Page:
Thursday, January 26, 2012

Headed for a Crash?

It's time for another non-construction-related post.  As I have mentioned briefly before there are a lot of new breweries in various stages of opening in Cincinnati these days.  While I firmly believe we are overdue to catch up with everyone else in the craft beer renaissance that is occurring all over the country, the pessimist in me sometimes wonders how many breweries we can actually sustain in this area.  As I said before, there is definitely room for more breweries in this town, but how many?  Two?  Five?  Ten?  Of course this is a hypothetical question and I'm not asking it to stir any great debate, but some comments I read recently made me start thinking about this issue a little more deeply.

A few days ago on the Ohio Beer Blog Rick Armon interviewed Fred Karm of Hoppin' Frog Brewery in Akron.  If you haven't read the Ohio Beer Blog, its a  great resource for keeping up with the comings and goings of Ohio's breweries.  Rick Armon writes for the Akron Beacon Journal and also wrote the Ohio Breweries book last year.  One of his recurring features is "Five Questions With..." where he asks an Ohio brewer a set of questions about their favorite beer etc.  The most recent installment featuring Fred Karm contained an interesting answer to the question "What advice would you give to someone who's interested in opening a brewery?"  Here is his response (entire interview here):

"These days it seems everybody wants to start a brewery.  It is understandable.  I’d say DON’T DO IT — IT’S TOO RISKY, and oh, yeah, not to mention it’s really hard work.  Sure, everybody wants to start a brewery these days, but I’ve seen this before.  Reminds me of the American craft beer boom-and-bust of the late 1990s.  These lessons of the recent past can teach us that the availability of craft beer grew way too fast compared to the customers.  It appears that is the case again, with American craft beer sales being so predictable — they have been increasing at steady rate of about 11 percent over the last eight years.  That rate of growth has been matched in the last decade with many existing breweries increasing their production.  But in the last year many new American breweries have started up, and along with the growth of existing breweries, production recently has grown faster than the market can bear. And a lot more are already registering for 2012.  That is too fast of a growth for the customer base.  Back in the late 1990s, many newer breweries that weren’t as ingrained into the fiber of the community found themselves unable to make enough sales to stay in business.  It is possible that this will happen again, as history does tend to repeat itself."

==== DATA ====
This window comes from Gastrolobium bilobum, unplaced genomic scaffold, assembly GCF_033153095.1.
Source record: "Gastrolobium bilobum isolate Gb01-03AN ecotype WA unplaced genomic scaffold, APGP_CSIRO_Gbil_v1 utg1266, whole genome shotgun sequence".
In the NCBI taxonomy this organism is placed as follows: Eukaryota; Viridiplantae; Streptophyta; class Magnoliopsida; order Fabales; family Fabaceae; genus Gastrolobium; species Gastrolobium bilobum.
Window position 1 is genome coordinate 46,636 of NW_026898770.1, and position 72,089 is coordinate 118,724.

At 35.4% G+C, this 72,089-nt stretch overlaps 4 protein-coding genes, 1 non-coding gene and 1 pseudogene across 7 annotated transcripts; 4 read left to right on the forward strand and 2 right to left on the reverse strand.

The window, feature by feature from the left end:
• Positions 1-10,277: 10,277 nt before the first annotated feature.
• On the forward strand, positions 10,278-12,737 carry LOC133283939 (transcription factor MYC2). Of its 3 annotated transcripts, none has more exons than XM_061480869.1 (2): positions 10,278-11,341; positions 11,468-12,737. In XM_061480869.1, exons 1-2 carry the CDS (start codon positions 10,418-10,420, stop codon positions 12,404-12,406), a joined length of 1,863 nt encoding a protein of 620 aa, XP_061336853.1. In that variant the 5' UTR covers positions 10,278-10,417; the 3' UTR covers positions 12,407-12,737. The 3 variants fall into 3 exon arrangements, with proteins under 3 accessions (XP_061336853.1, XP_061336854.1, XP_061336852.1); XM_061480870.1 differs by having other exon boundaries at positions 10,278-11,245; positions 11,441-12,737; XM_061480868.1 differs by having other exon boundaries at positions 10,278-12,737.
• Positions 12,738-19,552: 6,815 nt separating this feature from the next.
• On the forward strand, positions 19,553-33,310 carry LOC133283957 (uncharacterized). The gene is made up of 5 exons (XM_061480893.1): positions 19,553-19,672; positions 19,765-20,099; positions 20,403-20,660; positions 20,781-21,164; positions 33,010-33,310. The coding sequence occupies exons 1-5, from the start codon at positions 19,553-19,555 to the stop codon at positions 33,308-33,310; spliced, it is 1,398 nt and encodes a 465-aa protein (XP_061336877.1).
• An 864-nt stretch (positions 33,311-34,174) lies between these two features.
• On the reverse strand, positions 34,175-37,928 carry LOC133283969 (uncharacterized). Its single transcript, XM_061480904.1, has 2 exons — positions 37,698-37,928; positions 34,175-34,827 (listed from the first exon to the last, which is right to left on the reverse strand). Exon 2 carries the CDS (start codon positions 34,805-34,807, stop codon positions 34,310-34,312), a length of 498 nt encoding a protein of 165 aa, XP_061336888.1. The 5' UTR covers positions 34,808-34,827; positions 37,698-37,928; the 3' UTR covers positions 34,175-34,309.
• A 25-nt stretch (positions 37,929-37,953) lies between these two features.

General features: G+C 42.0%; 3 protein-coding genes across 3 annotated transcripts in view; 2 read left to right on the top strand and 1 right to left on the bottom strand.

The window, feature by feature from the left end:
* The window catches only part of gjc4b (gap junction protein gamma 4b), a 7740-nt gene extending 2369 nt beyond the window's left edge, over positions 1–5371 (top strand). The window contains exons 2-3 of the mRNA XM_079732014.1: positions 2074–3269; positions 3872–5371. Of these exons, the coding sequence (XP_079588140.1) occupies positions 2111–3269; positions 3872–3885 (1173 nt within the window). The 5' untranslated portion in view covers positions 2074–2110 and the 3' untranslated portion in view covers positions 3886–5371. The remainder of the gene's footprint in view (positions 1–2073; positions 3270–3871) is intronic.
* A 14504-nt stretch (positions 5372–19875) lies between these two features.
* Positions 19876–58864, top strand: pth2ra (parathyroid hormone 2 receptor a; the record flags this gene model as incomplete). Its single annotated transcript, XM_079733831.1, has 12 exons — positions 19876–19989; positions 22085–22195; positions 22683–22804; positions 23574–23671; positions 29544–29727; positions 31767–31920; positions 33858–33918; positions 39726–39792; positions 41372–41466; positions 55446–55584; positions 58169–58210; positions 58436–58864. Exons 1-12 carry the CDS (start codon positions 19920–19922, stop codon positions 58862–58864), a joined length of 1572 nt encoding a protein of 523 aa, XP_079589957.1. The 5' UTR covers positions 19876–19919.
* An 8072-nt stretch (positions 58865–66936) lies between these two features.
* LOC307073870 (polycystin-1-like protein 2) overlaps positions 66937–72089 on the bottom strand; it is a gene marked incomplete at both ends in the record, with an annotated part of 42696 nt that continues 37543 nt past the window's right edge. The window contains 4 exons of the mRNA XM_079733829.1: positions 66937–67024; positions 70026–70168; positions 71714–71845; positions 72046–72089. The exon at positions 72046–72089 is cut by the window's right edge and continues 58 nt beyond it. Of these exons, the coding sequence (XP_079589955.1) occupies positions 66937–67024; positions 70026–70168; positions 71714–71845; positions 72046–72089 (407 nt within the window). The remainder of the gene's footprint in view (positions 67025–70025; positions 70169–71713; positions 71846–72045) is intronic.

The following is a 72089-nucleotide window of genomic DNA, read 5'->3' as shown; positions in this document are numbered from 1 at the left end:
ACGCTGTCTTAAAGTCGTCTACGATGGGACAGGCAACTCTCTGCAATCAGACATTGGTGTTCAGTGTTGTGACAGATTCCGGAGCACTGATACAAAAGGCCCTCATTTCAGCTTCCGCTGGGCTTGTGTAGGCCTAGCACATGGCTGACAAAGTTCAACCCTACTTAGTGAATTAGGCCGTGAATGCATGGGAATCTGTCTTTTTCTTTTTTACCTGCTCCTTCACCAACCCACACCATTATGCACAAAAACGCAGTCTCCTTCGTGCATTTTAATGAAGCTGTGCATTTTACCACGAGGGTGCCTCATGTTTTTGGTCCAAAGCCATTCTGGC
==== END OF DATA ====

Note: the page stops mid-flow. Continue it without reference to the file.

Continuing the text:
This response struck me as interesting.  Usually this question is answered with upbeat statements like "keep at it, be true to yourself, etc" Fred Karm's candid response "don't do it" gave me pause.  I've never met Mr. Karm, but I admire his brewery and his honest response to this question.  He seems to have the data to back up his statements too.  As someone who was also present during the first boom/bust I have to say that I agree we must be careful not to let history repeat itself.  There were over a half dozen brewpub-type establishments in and around Cincinnati in the late nineties.  A few years later Rock Bottom was the only one left.  It's been 10 years and we're just now approaching the same level of brewing establishments we had back then.  But how many more can we handle?

One place where I do disagree with Mr. Karm is in the interpretation of those growth numbers.  While the growth rate may not be keeping pace with the expansion in output nationwide, there are definitely areas where this imbalance is much greater than here in Cincinnati.  Maybe it's because we are always "late to the party" in this part of the country but I firmly believe local trends towards craft beer are on the upswing here at a pace that can definitely sustain a few more players in the market.  According to the Craft Brewers Association Ohio ranks 32nd in breweries per capita but ranks 7th in population.  By contrast Colorado is 22nd in population and 4th in breweries per capita.  I think that means there is still room for improvement!